Sandeep Vaheesan –
Since the 1970s, Congress and federal agencies have replaced regulator-established rates with market-derived pricing in many sectors of the U.S. economy. Electricity and natural gas are two such industries. Congress and the Federal Energy Regulatory Commission (FERC) have abolished regulated rates and instituted market-based pricing in a part of the electricity and gas supply chains. (At a simplified level, both industries have three segments: production, transmission, and distribution. Policymakers generally still treat the transmission and distribution functions as monopolistic.)
These legislative and regulatory decisions are premised on the belief that markets are superior to direct public control of rates and other terms of service. While this process is often described as “deregulation,” the term is a misnomer. This industrial restructuring is a transfer of discretionary authority from public bodies to private actors. Instead of structuring competitive markets in this new environment, the federal courts have defended private market power and helped scale back all public control of sellers and traders of electricity and gas. A case before the First Circuit (in which my Open Markets Institute colleagues and I filed an amicus brief in support of the plaintiffs) illustrates this theme.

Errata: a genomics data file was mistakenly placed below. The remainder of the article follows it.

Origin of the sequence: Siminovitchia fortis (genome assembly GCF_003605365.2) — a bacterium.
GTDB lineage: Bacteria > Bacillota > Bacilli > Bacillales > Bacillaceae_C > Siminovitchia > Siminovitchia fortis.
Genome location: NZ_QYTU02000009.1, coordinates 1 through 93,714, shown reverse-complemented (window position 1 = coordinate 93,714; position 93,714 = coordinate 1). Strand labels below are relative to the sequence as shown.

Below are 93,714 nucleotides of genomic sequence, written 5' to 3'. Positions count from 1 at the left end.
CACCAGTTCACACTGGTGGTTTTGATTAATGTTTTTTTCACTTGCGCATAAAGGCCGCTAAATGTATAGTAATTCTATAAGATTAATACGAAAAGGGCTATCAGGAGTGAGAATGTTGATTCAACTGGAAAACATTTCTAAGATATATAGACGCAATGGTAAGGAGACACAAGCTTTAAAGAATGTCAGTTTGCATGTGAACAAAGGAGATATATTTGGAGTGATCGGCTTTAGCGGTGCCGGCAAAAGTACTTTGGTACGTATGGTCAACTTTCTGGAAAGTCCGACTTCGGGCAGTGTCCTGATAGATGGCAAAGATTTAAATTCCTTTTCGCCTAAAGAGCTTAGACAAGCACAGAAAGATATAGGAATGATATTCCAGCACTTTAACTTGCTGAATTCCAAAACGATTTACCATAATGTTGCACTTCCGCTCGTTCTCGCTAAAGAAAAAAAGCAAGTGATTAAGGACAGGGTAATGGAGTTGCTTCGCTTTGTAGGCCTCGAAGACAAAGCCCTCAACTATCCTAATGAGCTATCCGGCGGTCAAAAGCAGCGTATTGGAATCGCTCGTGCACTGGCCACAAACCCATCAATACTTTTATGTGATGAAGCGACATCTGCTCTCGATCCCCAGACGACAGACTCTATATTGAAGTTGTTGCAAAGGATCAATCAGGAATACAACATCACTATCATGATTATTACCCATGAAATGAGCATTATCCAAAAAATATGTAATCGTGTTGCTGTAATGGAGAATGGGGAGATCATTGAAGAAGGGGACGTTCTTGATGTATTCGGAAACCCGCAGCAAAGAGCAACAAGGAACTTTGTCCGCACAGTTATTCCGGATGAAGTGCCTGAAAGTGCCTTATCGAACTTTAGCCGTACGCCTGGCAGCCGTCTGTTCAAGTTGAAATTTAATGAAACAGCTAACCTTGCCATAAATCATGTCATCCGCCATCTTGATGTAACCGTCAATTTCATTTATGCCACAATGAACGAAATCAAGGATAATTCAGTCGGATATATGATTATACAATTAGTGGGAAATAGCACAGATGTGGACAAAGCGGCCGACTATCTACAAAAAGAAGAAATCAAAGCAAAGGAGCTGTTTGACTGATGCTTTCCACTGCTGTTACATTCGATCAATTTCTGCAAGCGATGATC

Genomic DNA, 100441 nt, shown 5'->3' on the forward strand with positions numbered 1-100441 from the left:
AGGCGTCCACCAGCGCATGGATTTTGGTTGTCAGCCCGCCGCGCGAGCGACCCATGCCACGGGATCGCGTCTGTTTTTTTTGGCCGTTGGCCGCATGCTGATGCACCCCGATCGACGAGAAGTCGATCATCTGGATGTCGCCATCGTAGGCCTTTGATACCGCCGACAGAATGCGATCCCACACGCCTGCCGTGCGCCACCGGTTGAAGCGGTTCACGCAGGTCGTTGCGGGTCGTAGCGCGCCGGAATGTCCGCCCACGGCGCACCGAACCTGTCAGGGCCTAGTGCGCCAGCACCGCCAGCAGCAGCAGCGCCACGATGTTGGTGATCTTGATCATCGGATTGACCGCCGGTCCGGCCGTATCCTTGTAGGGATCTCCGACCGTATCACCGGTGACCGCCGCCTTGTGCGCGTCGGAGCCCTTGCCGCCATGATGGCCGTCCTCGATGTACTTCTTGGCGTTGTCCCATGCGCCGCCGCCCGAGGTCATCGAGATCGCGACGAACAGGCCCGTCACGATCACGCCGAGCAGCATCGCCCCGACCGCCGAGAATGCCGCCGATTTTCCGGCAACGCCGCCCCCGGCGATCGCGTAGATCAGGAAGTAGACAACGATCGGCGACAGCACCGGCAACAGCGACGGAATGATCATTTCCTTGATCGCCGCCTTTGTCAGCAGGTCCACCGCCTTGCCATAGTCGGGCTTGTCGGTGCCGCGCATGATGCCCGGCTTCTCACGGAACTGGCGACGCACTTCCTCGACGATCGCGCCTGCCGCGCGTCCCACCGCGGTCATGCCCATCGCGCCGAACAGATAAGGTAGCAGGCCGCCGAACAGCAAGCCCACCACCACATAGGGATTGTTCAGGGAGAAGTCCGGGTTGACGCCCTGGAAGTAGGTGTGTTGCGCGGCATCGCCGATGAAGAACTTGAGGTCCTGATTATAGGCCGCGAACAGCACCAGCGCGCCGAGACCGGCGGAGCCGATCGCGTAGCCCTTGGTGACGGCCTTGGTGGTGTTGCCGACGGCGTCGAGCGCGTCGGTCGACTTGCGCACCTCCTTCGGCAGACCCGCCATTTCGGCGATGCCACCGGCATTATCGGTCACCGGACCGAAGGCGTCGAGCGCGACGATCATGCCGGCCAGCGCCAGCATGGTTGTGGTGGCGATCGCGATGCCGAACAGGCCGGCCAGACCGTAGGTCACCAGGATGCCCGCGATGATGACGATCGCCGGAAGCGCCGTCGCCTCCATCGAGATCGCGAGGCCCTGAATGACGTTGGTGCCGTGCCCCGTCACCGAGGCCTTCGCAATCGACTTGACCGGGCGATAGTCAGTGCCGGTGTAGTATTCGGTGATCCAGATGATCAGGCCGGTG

In Breiding v. Eversource Energy, New England residents have accused two large utilities of violating antitrust and consumer protection laws by creating an artificial shortage of gas and engineering a chain of events that dramatically drove up the cost of electricity. The district court dismissed the plaintiffs’ complaint and expanded a judicial doctrine intended to protect the integrity of regulator-set rates to also insulate market-based prices from private lawsuits. This decision, which is consistent with rulings by other courts, grants gas producers, power generators, and traders the freedom to engage in exclusionary and other unfair practices. In electricity and gas, the net effect of legislative, regulatory, and judicial choices over the past 40 years has been a dramatic erosion of public control over public utilities.